President Trump downgraded the chair of the Council of Economic Advisers from its perch on the Cabinet. Should we care?
The best way to sell someone a service or product is by speaking their language.
US businesses have benefitted from diversity and immigration has been an important source of this.
Trump's 'America first' rhetoric implies that the internationalism and ‘enlightened self-interest’ that built the postwar order was a big mistake. The evidence and basic economics disagree.
States have been using tax breaks and other incentives like the kind Trump dangled before Carrier for years. There's little evidence they work, and in fact they may lead to widening inequality.
Research suggests paying small businesses just a couple of weeks faster can help them become more profitable, hire more workers and grow more quickly.
The current US economic expansion is nearly the third-longest since the 1850s, making a recession likely in 2017. It's time to get ready.
Donald Trump looks like he's gearing up for a trade war with China that has been years in the making.
The Fed faces a tough choice on how fast to raise rates in 2017, and Donald Trump may find that it may spoil some of his plans.
Many observers argue the Fed's wrong to raise rates so soon. Here's why they're wrong.
America's coal heartland is delighted with Donald Trump's election win. But like King Canute, he can't turn back the tide of the global market push away from coal and towards renewables.
Many US voters appear to believe that deporting illegal immigrants would boost job opportunities and wages for US workers. But economic modelling suggests different conclusions.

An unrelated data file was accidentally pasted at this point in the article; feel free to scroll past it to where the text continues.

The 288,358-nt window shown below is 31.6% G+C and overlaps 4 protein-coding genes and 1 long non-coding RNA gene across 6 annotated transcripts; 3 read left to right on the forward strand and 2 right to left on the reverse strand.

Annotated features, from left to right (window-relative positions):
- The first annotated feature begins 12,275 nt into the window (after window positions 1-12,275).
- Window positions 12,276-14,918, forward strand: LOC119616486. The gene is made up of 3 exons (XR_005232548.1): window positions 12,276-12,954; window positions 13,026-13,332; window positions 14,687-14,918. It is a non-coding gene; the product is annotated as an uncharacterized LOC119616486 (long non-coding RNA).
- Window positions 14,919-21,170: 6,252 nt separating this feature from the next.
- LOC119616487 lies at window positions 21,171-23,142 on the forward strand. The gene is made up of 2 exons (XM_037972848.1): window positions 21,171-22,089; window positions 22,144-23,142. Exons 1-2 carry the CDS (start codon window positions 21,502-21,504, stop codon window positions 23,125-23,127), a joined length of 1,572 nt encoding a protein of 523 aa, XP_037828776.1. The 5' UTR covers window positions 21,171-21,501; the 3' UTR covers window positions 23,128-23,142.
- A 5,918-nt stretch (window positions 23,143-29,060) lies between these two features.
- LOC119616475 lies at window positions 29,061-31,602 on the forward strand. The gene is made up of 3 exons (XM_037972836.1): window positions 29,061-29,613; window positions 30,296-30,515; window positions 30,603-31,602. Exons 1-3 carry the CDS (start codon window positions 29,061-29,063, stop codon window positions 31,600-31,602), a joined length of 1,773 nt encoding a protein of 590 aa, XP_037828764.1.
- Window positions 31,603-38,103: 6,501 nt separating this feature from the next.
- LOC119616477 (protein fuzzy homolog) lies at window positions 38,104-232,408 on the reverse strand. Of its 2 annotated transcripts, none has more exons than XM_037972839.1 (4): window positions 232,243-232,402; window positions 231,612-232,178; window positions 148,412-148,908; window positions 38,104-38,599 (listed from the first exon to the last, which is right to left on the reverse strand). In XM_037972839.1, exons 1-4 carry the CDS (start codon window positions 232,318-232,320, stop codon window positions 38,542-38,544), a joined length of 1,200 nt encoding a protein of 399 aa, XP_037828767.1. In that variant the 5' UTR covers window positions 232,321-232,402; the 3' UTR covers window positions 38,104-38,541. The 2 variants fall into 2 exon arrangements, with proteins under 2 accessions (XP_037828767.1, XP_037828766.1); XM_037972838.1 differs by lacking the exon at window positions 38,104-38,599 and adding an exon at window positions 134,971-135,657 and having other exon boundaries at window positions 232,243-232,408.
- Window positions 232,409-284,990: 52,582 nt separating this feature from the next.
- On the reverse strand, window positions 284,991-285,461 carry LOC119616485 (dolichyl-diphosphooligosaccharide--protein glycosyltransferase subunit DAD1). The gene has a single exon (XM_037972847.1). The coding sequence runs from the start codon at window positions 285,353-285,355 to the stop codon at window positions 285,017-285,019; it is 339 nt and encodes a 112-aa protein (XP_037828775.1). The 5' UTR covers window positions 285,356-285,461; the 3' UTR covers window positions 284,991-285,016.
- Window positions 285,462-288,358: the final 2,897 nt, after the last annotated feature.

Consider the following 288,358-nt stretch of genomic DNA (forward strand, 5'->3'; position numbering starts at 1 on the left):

Donald Trump doesn't represent as much uncertainty for markets as you might think.
Four of our economic scholars weigh in on Trump's legislative agenda, healing the divide, uncertainty and something known as the 'presidential puzzle.'
Leading Australian academics respond to Donald Trump’s victory, and look ahead to what kind of president he might be. Much…
Global markets are spooked - and with good reason.
Research suggests their initial reaction may portend how they will perform in the coming months and even years.
Looking back over past US elections you can see how the terms of the economic debate have varied – as the solutions to past crises have set the groundwork for renewed instability.
Although the economy added jobs for a 72nd month – the longest streak since WWII – growth remains sluggish. Two economists argue it's up to lawmakers and the next president to pick up the slack.
Trump's economic "plan" has a good chance of sending the US economy back to the Fred Flintstone era.